Female athletes at risk for concussion

Over the past 30 years, the number of women participating in team sports has steadily increased. Many now begin as young girls and continue through college and into the professional ranks. While this expanded involvement has been a positive step, the number of catastrophic injuries in women has also risen.

The National Center for Catastrophic Sports Injury Research defines these injuries as:

• Fatal
• Non-Fatal — permanent, severe, functional disability
• Serious — no permanent, functional disability, but severe injury.

During the 1982-83 academic year, the first time period data was collected, only one female catastrophic injury was recorded. Over the past 28 years there has been an average of 8.5 catastrophic injuries per year reported in females.

Among the catastrophic injuries most commonly seen is mild traumatic brain injury in the form of concussion. Concussive injuries can span all three classifications of catastrophic injury. Typical symptoms include headache, dizziness and inability to concentrate.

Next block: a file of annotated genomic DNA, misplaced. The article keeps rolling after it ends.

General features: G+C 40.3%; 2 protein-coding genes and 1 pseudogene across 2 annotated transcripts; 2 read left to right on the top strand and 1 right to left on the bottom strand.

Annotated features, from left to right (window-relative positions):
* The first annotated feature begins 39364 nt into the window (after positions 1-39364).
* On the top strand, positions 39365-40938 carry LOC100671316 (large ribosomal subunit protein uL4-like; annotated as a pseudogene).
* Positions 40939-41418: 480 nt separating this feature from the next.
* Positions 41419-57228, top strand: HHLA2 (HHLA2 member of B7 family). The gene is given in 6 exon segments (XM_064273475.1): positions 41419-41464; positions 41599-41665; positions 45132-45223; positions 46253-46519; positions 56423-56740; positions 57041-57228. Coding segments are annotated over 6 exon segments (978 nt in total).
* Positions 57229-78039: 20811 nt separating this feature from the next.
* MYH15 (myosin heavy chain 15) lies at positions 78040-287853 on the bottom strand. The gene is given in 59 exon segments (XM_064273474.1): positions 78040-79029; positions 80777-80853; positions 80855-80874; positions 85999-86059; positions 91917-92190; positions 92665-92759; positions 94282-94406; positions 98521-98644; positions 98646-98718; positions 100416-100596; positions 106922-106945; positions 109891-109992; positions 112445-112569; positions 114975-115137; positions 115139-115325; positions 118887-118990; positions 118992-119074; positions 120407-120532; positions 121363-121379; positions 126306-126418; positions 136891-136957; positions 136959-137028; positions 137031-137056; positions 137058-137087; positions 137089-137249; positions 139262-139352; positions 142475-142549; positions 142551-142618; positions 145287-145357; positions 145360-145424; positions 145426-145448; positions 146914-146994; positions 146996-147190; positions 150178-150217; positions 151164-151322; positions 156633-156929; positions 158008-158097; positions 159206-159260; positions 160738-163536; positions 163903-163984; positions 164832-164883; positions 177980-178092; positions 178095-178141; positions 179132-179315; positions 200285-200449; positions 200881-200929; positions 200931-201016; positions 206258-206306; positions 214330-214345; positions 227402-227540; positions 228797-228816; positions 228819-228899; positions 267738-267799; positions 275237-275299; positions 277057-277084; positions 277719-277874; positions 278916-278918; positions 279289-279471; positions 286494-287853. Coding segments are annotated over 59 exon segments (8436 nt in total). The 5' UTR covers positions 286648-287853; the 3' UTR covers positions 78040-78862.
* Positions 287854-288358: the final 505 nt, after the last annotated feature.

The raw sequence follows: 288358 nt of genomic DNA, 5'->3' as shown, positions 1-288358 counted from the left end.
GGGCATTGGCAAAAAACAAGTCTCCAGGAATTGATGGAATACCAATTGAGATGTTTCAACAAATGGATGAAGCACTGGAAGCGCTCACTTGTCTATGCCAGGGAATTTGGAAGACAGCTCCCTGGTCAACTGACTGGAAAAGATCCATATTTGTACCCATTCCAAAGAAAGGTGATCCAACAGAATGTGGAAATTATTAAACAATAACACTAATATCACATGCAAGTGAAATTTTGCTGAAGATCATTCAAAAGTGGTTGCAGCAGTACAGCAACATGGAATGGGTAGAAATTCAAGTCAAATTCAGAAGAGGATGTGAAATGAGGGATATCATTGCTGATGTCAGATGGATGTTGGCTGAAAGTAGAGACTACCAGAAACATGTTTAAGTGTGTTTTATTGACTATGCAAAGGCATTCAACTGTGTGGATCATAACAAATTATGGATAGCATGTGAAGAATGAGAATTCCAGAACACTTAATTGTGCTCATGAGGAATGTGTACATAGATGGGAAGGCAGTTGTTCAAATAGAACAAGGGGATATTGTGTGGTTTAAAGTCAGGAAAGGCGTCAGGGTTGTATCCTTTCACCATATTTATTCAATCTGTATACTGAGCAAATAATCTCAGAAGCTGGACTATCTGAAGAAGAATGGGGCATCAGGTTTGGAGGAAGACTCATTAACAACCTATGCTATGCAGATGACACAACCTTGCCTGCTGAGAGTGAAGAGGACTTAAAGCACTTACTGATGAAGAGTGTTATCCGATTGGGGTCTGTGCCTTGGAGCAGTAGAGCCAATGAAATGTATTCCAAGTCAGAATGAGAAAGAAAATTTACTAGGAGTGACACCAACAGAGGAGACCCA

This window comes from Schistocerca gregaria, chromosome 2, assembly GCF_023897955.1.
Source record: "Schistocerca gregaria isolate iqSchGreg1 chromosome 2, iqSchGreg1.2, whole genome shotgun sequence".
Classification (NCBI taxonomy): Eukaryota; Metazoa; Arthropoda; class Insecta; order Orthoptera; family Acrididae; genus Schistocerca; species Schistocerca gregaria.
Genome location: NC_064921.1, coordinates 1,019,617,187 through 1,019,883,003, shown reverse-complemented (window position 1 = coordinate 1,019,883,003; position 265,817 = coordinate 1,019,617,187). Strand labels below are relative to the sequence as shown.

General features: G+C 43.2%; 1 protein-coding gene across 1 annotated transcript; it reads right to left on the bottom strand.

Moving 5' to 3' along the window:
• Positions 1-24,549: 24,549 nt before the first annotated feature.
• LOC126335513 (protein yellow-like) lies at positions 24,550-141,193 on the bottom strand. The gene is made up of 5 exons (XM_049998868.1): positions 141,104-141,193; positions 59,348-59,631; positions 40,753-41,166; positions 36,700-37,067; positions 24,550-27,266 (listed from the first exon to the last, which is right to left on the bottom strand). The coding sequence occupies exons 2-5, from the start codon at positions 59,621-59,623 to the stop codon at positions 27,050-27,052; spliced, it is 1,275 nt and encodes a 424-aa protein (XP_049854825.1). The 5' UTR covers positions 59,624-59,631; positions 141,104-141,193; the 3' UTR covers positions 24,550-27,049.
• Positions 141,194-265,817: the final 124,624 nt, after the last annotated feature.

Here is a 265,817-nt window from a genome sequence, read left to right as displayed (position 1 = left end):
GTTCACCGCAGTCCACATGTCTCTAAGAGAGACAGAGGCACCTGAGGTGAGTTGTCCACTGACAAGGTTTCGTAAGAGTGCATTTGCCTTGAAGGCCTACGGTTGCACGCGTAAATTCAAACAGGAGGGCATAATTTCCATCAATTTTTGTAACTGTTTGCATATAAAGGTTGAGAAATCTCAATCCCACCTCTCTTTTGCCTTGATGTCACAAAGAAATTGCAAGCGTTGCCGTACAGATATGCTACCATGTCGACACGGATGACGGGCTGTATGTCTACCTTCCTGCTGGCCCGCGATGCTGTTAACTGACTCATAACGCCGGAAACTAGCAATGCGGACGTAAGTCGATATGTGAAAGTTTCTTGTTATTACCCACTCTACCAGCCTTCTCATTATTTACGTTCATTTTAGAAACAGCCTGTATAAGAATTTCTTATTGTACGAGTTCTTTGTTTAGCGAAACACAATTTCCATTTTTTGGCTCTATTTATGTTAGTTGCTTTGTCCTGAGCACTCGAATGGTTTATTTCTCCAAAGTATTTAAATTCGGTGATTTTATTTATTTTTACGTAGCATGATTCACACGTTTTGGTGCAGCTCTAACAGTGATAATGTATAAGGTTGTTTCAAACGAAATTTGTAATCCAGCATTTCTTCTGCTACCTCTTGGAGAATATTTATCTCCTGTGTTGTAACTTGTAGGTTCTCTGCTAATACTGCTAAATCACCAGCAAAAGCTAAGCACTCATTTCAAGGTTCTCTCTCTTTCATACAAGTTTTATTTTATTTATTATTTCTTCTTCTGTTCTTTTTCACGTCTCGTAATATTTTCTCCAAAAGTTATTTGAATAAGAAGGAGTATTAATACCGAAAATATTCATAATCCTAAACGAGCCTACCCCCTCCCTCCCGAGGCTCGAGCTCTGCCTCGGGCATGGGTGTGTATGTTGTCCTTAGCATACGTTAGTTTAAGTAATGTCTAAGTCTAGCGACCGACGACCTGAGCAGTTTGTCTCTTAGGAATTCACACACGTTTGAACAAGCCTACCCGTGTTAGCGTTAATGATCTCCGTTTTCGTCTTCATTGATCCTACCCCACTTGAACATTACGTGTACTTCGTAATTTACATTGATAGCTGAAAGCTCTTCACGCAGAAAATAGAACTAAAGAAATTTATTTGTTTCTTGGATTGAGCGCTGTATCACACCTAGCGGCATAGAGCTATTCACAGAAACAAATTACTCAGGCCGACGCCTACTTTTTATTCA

A recent study reviewed 1,425 patients who had suffered concussion and looked at the severity of post-concussive symptoms three months after injury. The severity of symptoms was significantly greater in females. Specifically, the symptoms were most severe in women of childbearing age. This suggests a possible association between concussion and hormonal balance.

Female soccer players have an especially high rate of concussion due to head-to-head contact, head contact with other body parts and head-to-ground contact. Women are believed to under-report concussions and render themselves susceptible to repeat injury. Multiple head injuries can lead to prolonged cognitive impairment.

Due to the information now available, coaches, athletic trainers and physicians must recognize gender differences when diagnosing and rehabilitating women with concussion.